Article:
In 240/39 BC Antiochos failed to accept an agreement which partitioned the Seleukid empire between himself and his brother. This refusal sparked the outbreak of the so-called War of the Brothers (240/39-c. 237 BC) which destabilized Seleukid authority in Asia Minor for years. Antiochos Hierax, with a large body of Galatian mercenaries and the support of Mithridates II of Pontos, inflicted a massive defeat on his brother at the Battle of Ankyra in 240 and drove him back across the Taurus Range.
Elated by his victory, Antiochos wandered through Phrygia with his Galatians, enriching himself by extortion from the cities. No city wished to become the victim of the terrifying Galatians. Indeed, the barbarians could be so unruly and dangerous that from time to time even Antiochos himself, their paymaster, was forced to flee from their violence.
This chaotic situation allowed Attalos I of Pergamon to exert his authority by resisting the Galatian hordes and defending the Greek cities. To check the growing power of this Pergamene upstart Antiochos Hierax and the Galatian tribes of the Tolistoagioi and the Tektosages attacked Pergamon and the surrounding territory on at least three separate occasions. Each of these times Attalos won the day and at last in 239 BC he claimed the kingship and the title Soter ('Savior'). Antiochos Hierax quickly lost his preeminent position in Asia Minor as many of the cities began to align themselves with the Attalid kingdom.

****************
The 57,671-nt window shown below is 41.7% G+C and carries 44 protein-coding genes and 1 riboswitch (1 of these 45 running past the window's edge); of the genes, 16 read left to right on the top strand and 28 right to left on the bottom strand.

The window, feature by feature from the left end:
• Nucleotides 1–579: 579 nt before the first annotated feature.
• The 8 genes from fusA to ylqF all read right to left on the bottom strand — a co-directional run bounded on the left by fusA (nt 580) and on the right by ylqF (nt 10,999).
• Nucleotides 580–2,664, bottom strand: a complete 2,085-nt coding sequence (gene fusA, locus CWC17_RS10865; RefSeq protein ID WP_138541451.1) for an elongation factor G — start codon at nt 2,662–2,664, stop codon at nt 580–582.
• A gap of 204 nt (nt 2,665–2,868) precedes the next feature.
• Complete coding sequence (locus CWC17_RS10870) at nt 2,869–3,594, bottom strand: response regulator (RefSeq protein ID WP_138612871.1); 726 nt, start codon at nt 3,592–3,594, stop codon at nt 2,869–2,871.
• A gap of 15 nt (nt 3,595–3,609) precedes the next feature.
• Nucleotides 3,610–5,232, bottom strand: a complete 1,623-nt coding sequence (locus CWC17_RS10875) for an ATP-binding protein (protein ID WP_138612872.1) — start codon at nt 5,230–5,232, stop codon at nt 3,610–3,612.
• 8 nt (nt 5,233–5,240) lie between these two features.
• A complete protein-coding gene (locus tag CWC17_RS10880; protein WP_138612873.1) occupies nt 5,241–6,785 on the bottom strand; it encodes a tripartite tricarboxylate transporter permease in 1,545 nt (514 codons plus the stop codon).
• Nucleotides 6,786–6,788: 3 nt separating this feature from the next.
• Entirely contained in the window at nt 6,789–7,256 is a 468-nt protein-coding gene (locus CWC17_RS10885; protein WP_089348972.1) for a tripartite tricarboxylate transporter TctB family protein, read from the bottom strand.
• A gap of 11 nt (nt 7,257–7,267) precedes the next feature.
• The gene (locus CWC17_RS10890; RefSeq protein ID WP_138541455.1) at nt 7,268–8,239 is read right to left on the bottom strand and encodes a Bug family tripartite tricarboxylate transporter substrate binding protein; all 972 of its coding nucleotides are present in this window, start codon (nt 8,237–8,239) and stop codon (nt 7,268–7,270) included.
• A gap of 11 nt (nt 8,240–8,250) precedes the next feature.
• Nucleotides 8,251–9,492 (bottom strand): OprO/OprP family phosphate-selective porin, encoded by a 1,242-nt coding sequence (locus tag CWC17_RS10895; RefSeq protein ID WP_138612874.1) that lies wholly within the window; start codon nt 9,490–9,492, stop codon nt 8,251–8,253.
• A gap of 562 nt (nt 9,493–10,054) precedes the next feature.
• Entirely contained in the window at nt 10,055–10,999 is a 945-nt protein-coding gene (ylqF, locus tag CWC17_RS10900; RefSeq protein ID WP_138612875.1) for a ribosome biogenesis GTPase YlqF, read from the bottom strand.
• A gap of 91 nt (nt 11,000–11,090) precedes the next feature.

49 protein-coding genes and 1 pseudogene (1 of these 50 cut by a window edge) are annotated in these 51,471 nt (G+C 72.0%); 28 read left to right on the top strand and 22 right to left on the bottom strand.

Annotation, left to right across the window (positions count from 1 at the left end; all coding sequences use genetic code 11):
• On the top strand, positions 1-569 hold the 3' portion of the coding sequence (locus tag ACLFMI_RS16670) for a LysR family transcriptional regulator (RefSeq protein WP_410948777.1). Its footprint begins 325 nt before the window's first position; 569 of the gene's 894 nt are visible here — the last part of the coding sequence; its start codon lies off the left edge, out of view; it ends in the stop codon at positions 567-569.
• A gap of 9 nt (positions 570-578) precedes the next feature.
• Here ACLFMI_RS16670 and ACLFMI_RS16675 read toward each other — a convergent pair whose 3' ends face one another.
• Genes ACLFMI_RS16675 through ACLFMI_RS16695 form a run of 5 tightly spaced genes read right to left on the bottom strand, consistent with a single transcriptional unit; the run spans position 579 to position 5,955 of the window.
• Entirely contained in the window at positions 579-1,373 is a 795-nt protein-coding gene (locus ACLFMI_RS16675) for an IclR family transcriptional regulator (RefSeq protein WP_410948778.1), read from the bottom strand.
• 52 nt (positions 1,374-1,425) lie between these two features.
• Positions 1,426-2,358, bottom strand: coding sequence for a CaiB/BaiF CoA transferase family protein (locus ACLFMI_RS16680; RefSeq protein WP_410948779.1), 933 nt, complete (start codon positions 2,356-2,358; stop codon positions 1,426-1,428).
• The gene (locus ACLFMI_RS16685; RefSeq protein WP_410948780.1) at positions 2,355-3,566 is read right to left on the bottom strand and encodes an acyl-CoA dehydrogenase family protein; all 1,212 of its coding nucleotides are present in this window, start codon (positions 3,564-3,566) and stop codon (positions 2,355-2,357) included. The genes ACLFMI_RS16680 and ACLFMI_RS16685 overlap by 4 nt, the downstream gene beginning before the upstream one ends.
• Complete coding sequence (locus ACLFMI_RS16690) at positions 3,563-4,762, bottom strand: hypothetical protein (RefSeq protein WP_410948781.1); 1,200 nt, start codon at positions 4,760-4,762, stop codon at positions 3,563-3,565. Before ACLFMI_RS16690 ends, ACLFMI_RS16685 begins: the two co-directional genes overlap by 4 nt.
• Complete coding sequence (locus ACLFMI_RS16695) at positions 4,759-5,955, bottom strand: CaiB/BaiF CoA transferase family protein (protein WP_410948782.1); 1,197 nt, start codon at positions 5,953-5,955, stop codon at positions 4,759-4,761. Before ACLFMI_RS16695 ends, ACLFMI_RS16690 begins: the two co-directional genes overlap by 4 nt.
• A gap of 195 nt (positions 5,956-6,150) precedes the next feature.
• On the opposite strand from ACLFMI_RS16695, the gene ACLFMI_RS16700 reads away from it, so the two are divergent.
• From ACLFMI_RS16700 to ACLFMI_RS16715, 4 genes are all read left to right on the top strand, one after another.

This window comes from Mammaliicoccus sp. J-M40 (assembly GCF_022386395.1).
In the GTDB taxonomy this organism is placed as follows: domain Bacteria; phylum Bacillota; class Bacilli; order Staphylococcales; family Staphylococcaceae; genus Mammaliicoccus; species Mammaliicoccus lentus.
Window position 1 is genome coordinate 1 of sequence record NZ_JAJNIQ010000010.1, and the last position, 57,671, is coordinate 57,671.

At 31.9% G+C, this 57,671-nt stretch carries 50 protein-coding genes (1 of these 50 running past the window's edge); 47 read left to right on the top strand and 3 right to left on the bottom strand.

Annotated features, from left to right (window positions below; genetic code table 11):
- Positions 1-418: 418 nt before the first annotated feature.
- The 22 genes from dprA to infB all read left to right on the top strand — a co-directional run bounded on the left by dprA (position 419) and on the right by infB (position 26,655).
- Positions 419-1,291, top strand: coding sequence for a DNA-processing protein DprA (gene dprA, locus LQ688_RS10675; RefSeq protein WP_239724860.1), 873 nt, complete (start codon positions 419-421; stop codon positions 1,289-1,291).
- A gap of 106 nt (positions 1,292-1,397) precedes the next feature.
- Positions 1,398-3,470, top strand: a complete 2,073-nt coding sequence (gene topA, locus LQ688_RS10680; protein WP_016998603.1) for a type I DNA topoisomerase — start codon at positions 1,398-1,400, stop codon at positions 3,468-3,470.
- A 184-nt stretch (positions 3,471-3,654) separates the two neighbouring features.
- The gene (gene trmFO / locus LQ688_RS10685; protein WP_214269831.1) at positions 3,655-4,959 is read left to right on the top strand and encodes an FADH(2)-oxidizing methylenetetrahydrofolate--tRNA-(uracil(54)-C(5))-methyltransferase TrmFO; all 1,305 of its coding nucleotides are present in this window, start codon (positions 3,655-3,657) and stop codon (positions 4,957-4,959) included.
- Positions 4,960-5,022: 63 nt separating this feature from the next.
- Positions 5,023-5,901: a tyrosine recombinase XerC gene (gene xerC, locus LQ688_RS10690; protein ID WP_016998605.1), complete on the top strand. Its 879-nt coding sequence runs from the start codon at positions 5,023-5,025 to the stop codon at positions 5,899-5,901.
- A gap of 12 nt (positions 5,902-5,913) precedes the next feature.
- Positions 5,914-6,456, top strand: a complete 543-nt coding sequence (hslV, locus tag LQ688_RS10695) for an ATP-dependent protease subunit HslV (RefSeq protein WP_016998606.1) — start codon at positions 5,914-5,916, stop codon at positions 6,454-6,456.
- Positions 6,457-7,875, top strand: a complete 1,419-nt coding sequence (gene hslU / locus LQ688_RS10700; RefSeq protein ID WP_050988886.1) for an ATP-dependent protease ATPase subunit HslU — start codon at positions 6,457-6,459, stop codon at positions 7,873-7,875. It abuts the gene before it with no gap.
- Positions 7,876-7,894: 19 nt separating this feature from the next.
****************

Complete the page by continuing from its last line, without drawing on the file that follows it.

In response Antiochos decided that with the kingdom of Asia Minor all but lost it might be a good idea to see if he could take his brother's kingdom away from him. He led an invasion force through Mesopotamia but was stopped by the army of Achaios, the father-in-law of Seleukos II. Despite a bloody defeat Antiochos escaped to Kappadokia where he felt safe at the court of Ariamnes and his sister Stratonike.
He had been mistaken. Just as the net of deceit was about to ensnare him Antiochos escaped west where he raised an army for a final attempt to break the power of Pergamon. Between 229 and 228 four battles were fought unsuccessfully in Lydia. The prolonged struggle only served to make the king even less welcome among the Greek cities than he had been before. Fearing that he might be captured by agents of either Attalos I or Seleukos II, Antiochos fled to Thrace and begged for asylum from the Ptolemaic forces stationed there. He was immediately arrested, but by some incredible luck, he was freed by a local woman who had fallen in love with the captured king. Nevertheless, Antiochos' luck was quickly running out. Shortly after this incredible escape he was captured by roving Galatian tribesmen who killed him.
If Antiochos Hierax was not fondly remembered by his subjects
after his death, we hear from Phylarchos that at least his horse still
honored his memory. When the Galatian chieftain responsible for the death
of the king mounted the horse it is said that the animal bolted over a
cliff with its rider, thereby avenging the murder of its master.
See a coin of Antiochos Hierax. All coins are shown actual size and are fully described. For an enlargement and a brief discussion of each coin's historical and iconographic importance please click on the appropriate coin picture.
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